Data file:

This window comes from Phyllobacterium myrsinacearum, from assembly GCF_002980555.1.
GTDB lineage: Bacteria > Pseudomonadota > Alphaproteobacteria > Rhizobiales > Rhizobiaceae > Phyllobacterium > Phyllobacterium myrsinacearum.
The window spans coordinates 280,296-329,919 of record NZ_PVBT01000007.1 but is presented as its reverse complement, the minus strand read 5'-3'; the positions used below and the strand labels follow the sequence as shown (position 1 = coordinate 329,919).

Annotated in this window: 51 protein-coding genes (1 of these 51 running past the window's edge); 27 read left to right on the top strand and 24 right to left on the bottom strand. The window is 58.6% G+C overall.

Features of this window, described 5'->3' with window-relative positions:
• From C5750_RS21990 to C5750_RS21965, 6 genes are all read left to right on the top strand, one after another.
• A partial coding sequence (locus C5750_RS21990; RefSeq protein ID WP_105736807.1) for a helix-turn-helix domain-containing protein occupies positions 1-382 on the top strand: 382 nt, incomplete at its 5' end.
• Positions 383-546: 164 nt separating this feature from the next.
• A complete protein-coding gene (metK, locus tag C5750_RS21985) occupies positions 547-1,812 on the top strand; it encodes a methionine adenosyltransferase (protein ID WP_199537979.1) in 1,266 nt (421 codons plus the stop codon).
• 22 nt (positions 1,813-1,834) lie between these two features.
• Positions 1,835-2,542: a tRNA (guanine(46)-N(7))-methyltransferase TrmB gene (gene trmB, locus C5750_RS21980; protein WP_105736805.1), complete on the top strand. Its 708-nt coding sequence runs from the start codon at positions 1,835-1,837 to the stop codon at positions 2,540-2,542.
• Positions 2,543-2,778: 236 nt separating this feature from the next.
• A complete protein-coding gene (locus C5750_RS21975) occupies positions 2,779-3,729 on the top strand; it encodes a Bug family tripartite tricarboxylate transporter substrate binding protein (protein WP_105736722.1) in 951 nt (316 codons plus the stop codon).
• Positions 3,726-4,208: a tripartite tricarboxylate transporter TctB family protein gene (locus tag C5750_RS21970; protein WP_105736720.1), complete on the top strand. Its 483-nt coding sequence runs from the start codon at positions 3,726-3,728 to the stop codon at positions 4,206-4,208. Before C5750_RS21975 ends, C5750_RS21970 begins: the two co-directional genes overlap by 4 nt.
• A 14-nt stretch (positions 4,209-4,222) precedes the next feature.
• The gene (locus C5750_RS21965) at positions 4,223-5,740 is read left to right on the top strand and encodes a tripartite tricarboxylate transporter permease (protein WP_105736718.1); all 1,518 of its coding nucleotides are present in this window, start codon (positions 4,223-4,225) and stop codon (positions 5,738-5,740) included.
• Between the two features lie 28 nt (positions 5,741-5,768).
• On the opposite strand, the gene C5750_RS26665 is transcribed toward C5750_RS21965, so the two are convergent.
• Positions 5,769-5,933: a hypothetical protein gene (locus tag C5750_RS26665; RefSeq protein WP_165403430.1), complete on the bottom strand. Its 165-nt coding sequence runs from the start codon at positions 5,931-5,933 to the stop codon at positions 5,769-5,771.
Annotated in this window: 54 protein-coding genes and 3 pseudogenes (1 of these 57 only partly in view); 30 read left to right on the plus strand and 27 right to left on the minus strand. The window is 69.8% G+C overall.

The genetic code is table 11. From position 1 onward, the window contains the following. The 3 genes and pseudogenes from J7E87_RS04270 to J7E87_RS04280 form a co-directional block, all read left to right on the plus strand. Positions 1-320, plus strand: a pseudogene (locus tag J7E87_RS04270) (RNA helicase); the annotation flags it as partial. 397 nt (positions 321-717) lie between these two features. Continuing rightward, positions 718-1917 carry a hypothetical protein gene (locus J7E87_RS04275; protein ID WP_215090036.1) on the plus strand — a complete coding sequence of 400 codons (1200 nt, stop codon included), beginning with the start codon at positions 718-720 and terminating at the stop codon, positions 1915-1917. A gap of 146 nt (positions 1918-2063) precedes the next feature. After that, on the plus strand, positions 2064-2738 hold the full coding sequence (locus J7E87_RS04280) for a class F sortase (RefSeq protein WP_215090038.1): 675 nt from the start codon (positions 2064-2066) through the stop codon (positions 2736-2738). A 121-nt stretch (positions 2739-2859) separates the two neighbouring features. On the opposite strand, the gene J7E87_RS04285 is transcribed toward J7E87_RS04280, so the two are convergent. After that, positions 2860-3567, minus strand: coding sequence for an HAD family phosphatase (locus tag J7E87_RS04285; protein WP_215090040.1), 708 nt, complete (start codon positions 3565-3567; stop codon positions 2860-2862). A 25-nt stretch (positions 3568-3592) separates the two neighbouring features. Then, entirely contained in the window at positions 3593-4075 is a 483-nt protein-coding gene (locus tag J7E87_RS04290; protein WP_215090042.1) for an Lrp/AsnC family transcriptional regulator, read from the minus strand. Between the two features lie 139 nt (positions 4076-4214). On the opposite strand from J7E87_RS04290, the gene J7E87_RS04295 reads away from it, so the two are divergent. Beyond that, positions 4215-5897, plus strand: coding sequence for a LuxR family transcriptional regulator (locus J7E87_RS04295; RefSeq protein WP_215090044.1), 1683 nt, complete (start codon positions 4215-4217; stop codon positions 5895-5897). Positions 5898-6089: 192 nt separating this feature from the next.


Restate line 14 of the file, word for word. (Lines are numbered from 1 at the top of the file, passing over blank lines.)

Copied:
• Positions 3,726-4,208: a tripartite tricarboxylate transporter TctB family protein gene (locus tag C5750_RS21970; protein WP_105736720.1), complete on the top strand. Its 483-nt coding sequence runs from the start codon at positions 3,726-3,728 to the stop codon at positions 4,206-4,208. Before C5750_RS21975 ends, C5750_RS21970 begins: the two co-directional genes overlap by 4 nt.